I’m not sure when Kingsway Drive quit being called Old Jackson Road.


Old Jackson Road

These pictures were taken at the intersection of County Roads 618, 620 and 306. Let me tell you how we got there.

When we moved out on Kingsway Drive, we – like most folks – called it Old Jackson Road. If you didn’t take Highway 61 through the 10-Mile Rose Garden to get from Cape to Jackson, you’d go by way of Old Jackson Road. You’d coast down from our house near Kurre Lane, make a sweeping right-hand curve past the Cape La Croix Creek concrete marker (it’s been moved) and keep on going. There was no such thing as Lexington in those days.

Girls sure were careless.

Just before you got to where Route W turns to the right, you’d cross an old steel bridge over 3-Mile Creek (where there was a deep swimming hole). It’s concrete these days and the water’s too shallow to swim.Thinking back on it, that area might have been used for more than swimming. We boys were mystified about how so many girls lost their underwear there.

After you passed the Seabaugh farm on the left, you’d curve around to go through the Houck Railroad Cut that features prominently in Steinhoff family lore. (Dynamite was involved.)

618 is closed for construction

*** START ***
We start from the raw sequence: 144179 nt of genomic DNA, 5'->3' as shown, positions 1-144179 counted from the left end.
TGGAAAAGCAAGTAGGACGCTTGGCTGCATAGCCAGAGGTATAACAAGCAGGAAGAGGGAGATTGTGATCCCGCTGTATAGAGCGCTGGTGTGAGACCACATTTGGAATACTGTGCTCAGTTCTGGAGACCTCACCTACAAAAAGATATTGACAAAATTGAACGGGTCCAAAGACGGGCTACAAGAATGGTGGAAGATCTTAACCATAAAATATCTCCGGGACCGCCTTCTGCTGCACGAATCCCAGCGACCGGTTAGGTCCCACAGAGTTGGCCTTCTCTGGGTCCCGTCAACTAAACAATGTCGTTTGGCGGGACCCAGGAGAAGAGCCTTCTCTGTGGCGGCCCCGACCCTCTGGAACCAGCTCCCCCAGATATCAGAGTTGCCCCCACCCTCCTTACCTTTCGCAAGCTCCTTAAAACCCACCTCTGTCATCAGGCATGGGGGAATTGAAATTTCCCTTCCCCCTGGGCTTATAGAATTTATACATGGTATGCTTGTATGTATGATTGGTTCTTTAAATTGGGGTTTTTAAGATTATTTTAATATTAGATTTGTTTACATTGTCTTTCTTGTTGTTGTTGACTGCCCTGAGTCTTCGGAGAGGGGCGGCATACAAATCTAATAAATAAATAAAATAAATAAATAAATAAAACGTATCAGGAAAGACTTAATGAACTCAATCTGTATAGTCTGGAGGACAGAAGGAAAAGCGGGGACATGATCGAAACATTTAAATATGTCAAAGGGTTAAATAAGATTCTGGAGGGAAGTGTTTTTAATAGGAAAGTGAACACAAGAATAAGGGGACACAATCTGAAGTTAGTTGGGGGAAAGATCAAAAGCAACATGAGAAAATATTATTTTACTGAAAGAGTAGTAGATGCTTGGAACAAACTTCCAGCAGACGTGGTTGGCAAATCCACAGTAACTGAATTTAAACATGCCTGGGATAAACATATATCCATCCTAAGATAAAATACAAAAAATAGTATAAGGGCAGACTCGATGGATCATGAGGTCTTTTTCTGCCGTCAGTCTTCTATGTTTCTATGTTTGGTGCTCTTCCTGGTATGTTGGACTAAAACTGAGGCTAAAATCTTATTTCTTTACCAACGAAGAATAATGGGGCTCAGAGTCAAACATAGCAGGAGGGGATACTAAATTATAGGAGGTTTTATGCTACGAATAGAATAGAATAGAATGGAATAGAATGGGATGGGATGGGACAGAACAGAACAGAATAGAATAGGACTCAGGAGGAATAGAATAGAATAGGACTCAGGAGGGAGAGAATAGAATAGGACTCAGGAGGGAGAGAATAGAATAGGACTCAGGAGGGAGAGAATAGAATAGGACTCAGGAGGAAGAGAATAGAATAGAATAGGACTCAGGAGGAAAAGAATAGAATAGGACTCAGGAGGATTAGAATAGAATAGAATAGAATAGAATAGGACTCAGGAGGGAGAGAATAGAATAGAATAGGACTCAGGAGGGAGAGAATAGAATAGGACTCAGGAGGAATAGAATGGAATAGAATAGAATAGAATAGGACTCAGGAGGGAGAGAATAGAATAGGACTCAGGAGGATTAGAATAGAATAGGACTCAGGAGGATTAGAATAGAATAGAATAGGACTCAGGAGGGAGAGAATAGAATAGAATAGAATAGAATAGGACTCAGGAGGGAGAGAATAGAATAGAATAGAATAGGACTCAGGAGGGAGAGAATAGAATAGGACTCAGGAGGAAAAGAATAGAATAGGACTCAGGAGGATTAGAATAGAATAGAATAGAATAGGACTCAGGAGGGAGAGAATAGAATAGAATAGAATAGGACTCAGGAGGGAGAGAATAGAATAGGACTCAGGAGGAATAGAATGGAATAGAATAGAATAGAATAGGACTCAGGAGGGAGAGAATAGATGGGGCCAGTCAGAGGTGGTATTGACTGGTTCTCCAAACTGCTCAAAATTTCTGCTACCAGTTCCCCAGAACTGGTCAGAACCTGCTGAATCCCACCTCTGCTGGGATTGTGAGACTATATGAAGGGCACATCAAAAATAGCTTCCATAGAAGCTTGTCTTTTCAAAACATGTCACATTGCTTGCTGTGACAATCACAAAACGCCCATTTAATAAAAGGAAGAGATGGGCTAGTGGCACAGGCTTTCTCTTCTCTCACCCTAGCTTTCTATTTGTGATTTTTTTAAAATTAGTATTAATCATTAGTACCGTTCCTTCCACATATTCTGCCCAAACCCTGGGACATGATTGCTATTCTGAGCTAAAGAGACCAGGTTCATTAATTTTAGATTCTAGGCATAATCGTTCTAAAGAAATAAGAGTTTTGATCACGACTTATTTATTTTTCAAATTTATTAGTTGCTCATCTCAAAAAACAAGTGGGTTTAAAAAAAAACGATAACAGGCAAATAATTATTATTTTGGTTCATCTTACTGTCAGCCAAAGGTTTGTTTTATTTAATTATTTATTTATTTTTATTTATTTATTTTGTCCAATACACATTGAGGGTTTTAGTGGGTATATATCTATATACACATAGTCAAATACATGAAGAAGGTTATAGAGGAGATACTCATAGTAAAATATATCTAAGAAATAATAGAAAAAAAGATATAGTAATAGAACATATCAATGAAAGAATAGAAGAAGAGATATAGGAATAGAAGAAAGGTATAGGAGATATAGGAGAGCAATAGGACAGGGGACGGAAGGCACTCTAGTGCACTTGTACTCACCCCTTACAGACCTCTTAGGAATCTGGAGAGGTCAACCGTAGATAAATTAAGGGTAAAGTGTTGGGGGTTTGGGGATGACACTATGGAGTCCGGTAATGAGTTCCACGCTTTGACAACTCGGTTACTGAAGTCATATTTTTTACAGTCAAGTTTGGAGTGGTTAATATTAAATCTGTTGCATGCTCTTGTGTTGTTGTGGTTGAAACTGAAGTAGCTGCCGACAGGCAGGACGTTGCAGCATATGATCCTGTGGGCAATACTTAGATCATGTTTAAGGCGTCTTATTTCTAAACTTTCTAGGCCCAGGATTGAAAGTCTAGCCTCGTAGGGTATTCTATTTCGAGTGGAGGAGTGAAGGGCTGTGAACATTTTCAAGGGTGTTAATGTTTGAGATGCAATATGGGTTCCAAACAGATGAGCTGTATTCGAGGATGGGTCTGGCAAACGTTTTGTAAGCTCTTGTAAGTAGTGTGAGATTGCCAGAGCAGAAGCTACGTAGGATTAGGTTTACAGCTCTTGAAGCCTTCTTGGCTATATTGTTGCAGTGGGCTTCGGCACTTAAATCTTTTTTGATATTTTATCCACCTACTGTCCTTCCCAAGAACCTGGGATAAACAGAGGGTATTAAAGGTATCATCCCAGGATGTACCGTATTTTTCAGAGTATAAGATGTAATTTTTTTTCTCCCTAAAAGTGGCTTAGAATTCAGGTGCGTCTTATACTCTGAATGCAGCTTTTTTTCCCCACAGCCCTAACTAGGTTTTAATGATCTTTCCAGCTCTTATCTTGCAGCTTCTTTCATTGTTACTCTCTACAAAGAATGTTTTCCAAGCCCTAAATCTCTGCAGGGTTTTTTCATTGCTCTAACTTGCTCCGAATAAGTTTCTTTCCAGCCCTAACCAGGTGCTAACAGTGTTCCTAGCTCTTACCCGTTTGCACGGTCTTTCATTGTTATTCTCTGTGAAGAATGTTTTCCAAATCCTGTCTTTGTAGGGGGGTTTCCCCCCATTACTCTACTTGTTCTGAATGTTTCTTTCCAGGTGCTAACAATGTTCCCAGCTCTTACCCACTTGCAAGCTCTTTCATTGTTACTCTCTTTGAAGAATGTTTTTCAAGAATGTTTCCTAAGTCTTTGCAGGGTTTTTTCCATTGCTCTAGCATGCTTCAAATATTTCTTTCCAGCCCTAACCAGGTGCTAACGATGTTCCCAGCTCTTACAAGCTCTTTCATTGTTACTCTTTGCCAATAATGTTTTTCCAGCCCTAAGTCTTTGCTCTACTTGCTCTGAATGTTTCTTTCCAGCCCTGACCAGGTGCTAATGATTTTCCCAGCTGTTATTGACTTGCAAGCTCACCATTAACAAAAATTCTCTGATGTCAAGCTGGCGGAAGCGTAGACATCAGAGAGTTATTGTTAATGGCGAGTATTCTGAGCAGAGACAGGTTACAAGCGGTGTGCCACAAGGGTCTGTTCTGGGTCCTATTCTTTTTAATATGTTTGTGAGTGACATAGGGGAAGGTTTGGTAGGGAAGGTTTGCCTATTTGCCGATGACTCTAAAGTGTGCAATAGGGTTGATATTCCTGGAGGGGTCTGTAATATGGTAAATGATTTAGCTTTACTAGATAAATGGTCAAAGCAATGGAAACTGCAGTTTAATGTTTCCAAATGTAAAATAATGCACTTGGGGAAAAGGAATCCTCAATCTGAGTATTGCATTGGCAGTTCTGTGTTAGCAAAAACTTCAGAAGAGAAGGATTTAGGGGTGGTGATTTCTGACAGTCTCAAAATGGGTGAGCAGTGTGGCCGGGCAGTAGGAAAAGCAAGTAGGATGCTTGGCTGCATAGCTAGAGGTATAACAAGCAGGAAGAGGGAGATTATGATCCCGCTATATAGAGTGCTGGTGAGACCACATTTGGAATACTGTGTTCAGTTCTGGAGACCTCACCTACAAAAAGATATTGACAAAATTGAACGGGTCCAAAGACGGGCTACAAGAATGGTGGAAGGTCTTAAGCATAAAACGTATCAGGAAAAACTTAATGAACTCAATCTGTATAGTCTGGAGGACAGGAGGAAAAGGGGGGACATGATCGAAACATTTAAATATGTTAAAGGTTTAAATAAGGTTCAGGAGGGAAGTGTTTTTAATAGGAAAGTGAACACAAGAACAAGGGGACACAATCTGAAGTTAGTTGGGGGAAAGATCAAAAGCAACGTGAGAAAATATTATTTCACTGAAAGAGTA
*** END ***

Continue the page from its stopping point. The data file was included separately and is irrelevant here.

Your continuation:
Finally, you’d come to a place where you had to turn left to go over I-55. That’s the intersection of 618, 620 and 306. That’s where the first picture with the Road Closed sign was taken. If you went straight, you’d climb a short hill, then plunge down a steep hill with a sharp curve at the bottom. That’s significant because the last time I did that ride on my bike, I didn’t realize I could go that fast. When I hit the curve I became very aware of how tiny, tiny my bike tires were and how much it was going to hurt if I misjudged the curve and painted the blacktop with skin crayon.

If you survived the curve, soon you’ve find yourself staring at – and being stared BACK at – by the exotic animals that inhabited 5H Ranch. BUT, we couldn’t go that way Saturday because of the Road Closed sign.

Abandoned quarry

If you made the left turn and crossed I-55, you’d enter a curve that swept to the right and downhill. On the left was where Bill Hampton lived. His family owned Hampton’s Bakery on Broadway across from Houck Stadium. Bill shot our wedding in 1969. Just before you crossed a bridge at the bottom of the hill, there was a hill with an abandoned quarry cut into it.

You can tell from this cut why they hadn’t bothered to work it much. There’s some limestone, but it’s not of very good quality. The quarry would have been off to the left behind the trees in this photo. The road to it has been overgrown for years. About a half mile down the road was the turnoff to Old McKendree Chapel.

Hill has been taken down

Looks like the hill has been taken down enough that the ride down 618 isn’t going to be as exciting as it was.

 View back to Cape

You can see how much the grade has been flattened in this photo looking back toward Cape. It’ll be easier to climb on icy days (and on my bike).

It’s not just concrete

You’re driving on more than concrete when you go down the road” there’s an awful lot of steel in that slab. I hate to think how much of that rebar I humped one hot summer.